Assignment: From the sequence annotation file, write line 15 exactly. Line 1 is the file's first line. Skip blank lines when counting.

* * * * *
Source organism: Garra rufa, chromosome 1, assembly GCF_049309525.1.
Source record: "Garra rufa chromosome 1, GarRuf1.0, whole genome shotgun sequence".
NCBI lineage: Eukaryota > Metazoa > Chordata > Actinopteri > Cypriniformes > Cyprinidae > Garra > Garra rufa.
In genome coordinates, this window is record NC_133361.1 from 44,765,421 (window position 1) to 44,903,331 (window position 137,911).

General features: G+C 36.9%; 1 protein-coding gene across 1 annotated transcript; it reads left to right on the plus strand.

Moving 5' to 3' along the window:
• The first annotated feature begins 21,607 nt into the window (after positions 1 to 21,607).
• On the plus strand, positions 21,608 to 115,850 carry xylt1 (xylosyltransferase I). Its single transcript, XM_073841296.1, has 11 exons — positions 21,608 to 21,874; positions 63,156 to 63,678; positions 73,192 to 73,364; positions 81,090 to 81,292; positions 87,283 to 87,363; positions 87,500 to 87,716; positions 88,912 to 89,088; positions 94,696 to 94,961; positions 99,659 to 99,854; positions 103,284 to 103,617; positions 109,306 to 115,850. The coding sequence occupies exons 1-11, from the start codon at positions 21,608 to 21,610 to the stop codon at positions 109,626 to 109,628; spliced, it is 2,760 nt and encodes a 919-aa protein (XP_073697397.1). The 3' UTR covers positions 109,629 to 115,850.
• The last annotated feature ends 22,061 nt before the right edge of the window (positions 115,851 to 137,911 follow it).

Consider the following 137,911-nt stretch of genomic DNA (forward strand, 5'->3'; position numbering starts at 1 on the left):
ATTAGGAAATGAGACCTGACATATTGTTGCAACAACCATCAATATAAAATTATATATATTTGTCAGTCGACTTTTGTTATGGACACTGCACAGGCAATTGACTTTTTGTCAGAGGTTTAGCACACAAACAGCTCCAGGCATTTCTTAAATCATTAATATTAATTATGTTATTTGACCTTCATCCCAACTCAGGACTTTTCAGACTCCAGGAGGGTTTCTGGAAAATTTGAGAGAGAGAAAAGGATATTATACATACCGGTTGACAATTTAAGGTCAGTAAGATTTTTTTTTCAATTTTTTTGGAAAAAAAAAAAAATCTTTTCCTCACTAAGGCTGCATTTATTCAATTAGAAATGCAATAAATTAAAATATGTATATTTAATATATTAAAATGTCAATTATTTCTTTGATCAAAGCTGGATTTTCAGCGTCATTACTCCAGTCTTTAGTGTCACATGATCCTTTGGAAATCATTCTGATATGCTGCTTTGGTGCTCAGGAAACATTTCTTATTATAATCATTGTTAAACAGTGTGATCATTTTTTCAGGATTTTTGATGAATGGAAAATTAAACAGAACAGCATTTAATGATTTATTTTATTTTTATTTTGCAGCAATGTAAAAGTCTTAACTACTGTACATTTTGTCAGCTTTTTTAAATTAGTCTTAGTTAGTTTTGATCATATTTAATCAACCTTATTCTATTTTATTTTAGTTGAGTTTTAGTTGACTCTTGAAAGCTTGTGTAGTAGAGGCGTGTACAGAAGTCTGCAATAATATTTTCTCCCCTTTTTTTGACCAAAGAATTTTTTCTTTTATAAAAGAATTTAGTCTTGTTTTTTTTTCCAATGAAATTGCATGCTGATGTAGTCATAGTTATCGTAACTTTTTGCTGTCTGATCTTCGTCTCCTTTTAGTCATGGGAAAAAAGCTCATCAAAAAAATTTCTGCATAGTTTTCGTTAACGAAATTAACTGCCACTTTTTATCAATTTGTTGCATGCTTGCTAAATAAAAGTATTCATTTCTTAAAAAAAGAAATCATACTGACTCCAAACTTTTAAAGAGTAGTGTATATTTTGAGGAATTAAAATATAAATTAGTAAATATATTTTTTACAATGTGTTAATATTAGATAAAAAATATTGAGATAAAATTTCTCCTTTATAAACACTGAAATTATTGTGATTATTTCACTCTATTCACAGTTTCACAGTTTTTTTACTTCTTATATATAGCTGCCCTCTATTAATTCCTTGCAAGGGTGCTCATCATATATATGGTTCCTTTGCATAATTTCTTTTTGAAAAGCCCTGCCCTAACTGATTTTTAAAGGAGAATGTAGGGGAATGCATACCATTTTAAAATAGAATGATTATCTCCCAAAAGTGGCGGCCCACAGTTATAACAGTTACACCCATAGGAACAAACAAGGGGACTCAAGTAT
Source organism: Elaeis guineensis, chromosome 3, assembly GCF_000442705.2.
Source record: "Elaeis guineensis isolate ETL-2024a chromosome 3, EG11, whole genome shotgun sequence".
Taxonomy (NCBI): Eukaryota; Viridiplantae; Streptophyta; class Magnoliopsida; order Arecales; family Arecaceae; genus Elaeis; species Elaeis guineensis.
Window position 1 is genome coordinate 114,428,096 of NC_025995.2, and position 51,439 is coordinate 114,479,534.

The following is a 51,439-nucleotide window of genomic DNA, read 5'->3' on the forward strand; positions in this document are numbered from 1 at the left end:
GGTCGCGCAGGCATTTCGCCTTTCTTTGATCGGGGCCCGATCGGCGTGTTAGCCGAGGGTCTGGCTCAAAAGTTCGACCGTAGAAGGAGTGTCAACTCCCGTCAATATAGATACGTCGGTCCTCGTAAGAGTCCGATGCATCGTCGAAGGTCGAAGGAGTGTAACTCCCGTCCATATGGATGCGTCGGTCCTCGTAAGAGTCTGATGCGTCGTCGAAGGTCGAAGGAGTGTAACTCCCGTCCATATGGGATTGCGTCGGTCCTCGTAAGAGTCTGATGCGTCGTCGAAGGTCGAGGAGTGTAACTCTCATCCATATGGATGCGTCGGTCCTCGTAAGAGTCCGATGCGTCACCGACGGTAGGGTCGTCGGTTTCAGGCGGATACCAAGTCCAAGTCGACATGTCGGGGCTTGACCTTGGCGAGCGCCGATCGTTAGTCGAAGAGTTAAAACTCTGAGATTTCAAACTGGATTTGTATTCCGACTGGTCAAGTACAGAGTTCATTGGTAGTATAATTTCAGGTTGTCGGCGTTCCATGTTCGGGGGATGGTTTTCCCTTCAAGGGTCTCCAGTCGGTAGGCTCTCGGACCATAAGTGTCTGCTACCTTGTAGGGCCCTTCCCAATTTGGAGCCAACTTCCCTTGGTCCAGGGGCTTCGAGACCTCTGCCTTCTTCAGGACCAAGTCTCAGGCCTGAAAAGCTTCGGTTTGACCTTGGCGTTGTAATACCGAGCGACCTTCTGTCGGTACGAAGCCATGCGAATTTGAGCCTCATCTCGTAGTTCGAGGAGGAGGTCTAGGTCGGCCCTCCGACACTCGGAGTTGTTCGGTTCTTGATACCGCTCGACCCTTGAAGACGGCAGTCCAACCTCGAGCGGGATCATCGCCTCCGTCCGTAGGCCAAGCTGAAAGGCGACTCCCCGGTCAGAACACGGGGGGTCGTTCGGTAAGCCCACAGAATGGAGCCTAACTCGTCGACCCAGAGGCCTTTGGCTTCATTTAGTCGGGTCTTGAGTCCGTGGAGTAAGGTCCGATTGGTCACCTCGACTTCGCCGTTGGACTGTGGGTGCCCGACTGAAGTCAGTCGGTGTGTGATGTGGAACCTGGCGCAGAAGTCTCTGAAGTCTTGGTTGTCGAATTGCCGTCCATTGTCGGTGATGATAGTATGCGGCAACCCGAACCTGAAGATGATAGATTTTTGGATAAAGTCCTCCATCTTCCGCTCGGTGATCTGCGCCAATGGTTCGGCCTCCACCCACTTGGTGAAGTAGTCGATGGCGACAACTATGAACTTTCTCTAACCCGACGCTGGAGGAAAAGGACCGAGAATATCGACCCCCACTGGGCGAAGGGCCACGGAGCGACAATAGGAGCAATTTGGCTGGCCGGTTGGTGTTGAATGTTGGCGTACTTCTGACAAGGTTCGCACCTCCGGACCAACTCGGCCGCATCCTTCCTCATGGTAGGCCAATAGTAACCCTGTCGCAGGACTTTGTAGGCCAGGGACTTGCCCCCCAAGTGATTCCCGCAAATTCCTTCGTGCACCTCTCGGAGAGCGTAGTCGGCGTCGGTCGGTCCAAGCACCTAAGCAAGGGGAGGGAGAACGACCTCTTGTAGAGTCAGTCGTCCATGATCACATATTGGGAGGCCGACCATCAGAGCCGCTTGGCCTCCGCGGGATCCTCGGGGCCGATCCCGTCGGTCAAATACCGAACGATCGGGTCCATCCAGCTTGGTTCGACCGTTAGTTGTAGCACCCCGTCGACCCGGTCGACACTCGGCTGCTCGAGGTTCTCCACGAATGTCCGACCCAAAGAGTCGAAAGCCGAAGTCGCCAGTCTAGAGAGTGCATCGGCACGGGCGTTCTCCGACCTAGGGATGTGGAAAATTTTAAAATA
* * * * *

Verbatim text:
Window position 1 is genome coordinate 114,428,096 of NC_025995.2, and position 51,439 is coordinate 114,479,534.